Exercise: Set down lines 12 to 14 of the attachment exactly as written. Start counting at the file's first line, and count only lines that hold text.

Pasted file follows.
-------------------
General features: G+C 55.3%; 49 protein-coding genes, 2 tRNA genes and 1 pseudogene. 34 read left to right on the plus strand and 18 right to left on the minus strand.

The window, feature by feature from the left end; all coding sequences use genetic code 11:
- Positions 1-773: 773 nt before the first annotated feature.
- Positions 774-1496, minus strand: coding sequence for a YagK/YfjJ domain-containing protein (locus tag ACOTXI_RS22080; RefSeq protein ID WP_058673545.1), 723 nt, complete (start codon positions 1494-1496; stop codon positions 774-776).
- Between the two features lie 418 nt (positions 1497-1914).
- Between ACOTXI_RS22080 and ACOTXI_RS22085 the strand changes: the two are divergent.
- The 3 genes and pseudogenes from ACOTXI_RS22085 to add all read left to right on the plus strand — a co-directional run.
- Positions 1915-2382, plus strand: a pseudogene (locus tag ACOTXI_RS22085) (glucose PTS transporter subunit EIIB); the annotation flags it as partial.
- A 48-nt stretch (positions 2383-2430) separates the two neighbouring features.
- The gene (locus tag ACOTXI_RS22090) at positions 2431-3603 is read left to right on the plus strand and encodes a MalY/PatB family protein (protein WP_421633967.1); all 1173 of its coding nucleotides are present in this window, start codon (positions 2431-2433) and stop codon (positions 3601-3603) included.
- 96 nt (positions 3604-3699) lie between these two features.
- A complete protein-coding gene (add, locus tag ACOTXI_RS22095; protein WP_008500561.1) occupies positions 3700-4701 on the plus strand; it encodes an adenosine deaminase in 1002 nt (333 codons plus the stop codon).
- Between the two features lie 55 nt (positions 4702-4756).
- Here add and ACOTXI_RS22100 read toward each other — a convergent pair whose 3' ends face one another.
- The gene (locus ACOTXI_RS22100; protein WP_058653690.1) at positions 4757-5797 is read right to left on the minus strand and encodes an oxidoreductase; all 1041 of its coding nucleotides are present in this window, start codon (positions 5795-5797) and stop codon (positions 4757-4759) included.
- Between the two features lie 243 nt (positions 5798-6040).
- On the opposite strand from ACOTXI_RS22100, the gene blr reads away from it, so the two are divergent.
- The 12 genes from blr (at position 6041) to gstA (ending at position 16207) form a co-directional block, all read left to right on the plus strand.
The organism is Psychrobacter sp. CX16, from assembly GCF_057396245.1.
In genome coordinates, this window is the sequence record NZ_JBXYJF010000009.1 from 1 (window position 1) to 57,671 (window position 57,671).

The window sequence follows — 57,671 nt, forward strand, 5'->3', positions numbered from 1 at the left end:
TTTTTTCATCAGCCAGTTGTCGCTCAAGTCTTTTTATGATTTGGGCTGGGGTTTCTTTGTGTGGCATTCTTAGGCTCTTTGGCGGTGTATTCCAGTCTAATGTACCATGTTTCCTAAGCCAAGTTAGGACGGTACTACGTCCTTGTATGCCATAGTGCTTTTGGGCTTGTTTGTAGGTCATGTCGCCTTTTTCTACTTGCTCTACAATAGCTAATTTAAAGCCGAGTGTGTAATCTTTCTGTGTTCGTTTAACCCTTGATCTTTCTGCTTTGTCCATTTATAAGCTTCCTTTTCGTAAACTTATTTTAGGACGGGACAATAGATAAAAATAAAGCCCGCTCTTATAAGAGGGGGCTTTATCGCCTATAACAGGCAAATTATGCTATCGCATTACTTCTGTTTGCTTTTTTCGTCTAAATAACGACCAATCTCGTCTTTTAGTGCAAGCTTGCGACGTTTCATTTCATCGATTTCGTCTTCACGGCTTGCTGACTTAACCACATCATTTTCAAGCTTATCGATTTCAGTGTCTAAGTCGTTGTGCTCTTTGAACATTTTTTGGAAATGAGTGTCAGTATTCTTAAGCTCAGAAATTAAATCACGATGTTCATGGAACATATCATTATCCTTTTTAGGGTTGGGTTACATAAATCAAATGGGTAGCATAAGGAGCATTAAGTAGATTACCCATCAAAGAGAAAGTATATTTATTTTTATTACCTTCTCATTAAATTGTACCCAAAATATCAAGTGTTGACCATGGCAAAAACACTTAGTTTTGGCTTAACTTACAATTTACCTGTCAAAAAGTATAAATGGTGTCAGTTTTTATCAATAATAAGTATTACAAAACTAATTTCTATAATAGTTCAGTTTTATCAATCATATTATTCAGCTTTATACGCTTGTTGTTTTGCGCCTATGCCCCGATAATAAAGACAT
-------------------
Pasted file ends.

- A complete protein-coding gene (add, locus tag ACOTXI_RS22095; protein WP_008500561.1) occupies positions 3700-4701 on the plus strand; it encodes an adenosine deaminase in 1002 nt (333 codons plus the stop codon).
- Between the two features lie 55 nt (positions 4702-4756).
- Here add and ACOTXI_RS22100 read toward each other — a convergent pair whose 3' ends face one another.